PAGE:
B). Can we overcome tendencies permanently programmed into the human mind by evolution?
Isn’t the practical benefit of running through this list prevented because these psychological tendencies are programmed into the human mind by broad evolution so we can’t get rid of them?
They were programmed in by broad evolution and serve some good purposes, otherwise, they wouldn’t be there. However, forcing oneself to consider the psychological thought system described above is very useful in spreading wisdom and good conduct when one understands it and uses it constructively.
Here are some real-life examples of this productive psychological thought system brought into play.
Carl Braun’s communication practices: The great industrialist had a very simple rule. The five Ws. You had to tell Who, What you wanted to do, Where and When, and you had to tell him Why.
The use of simulators in pilot training or the use of real-life product prototypes in testing customer feedback.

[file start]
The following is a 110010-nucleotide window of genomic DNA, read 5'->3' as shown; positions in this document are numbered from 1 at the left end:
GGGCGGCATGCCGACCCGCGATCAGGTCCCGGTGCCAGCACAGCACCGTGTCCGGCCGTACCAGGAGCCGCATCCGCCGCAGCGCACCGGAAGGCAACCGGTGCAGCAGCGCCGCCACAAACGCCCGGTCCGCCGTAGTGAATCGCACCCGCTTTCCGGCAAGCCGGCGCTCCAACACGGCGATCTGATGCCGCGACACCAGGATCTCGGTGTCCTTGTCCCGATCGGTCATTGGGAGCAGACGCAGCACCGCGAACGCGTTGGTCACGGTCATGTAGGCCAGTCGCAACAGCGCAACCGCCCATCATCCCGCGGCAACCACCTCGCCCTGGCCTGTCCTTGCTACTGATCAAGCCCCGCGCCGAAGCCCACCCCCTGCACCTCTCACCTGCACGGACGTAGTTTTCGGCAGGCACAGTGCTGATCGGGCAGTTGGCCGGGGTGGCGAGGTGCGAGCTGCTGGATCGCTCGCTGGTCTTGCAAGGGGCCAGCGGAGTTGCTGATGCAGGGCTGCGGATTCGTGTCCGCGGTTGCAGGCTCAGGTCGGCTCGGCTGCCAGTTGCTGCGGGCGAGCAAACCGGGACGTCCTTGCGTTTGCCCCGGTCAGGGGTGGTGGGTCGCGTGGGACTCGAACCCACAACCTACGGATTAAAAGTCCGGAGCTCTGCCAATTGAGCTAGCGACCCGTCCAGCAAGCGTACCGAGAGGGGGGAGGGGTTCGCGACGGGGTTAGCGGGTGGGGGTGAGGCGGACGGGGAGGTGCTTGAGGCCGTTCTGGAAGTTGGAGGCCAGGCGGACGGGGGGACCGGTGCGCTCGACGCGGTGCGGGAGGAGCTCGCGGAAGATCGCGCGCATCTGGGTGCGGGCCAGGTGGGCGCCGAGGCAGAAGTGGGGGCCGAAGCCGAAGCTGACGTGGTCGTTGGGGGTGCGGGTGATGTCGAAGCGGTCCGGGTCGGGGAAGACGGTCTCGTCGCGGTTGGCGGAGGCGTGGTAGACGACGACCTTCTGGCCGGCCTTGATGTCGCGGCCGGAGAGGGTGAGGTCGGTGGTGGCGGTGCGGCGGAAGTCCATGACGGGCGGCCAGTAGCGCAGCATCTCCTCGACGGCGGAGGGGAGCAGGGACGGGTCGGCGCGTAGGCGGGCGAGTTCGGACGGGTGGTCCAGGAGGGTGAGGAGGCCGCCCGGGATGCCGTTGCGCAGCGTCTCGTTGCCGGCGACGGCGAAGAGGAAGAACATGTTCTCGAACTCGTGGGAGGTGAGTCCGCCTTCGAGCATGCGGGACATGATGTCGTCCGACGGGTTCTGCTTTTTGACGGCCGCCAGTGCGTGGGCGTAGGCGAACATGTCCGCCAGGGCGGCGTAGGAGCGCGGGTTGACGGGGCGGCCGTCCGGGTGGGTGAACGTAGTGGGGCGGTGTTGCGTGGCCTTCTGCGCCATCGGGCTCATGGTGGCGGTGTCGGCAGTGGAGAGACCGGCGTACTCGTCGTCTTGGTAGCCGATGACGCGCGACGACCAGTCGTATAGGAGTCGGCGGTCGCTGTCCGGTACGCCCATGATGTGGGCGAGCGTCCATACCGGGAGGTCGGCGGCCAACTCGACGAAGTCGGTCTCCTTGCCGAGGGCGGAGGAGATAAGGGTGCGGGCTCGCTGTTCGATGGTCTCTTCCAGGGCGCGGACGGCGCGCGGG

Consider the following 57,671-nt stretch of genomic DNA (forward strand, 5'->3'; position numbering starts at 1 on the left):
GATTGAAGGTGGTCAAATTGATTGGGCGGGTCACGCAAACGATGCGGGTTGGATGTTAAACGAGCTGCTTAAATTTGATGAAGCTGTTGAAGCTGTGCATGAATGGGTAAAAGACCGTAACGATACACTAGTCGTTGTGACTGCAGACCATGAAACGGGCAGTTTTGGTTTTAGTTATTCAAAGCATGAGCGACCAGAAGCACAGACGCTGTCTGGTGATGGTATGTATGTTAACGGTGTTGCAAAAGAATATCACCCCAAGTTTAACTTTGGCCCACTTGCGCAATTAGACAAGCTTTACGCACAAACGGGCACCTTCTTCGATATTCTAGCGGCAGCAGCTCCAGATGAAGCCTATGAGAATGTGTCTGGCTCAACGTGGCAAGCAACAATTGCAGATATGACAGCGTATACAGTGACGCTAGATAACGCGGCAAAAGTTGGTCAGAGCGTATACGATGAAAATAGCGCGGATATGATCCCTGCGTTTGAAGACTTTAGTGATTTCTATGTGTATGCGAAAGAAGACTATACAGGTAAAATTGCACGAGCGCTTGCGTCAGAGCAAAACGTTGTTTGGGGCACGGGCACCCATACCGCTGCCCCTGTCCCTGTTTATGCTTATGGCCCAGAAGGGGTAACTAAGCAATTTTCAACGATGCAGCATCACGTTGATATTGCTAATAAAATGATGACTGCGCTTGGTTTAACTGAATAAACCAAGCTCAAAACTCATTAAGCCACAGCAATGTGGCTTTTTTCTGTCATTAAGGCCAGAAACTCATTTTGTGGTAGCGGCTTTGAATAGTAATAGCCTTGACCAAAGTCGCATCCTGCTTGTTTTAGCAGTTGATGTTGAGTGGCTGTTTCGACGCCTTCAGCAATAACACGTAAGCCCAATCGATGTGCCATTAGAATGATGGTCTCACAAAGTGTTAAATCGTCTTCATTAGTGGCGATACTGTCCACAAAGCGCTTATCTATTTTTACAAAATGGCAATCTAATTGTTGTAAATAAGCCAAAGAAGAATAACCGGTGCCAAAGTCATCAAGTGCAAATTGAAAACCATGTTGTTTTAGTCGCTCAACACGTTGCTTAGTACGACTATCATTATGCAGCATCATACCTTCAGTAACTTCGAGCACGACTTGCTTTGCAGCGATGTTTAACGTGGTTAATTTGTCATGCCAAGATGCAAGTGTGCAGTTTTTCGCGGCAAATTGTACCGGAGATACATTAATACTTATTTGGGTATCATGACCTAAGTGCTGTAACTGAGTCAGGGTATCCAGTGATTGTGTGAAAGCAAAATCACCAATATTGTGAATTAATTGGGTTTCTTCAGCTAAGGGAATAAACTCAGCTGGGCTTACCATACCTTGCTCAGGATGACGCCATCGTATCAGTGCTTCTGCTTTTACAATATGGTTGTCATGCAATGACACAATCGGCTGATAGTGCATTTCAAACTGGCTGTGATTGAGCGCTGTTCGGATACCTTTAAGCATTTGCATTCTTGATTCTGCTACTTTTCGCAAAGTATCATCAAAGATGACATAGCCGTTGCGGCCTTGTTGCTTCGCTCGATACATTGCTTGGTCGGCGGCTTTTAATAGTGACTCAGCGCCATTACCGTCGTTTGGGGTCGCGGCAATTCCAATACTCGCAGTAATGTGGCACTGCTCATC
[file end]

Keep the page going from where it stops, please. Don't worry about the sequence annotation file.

The rules of the U.S. Constitutional Convention: It was totally secret, no vote until the whole vote, then just one vote on the whole Constitution.
The use of granny’s rule: You don’t get the ice cream unless you eat your carrots. The corporate interpretation of this would be — organize your day so you force yourself to do what’s unpleasant and important by doing that first, and then rewarding yourself with something you really like doing.
The use of post-mortems at Johnson & Johnson: At most corporations, if you make an acquisition and it turns out to be a disaster, all the paperwork and presentations that caused the dumb acquisition to be made are quickly forgotten. At Johnson & Johnson, they make everybody revisit their old acquisitions and wade through those presentations routinely.
The Charles Darwin method of avoiding confirmation bias: Charles Darwin always paid extra attention to the disconfirming evidence and all these little psychological tricks by maintaining notes of disconfirming evidence. He made a habit of persistently searching for disconfirming evidence while performing his research.
The Warren Buffett rule for open-outcry auctions: Don’t go
This article was derived in large part by the influence and inspiration listed below.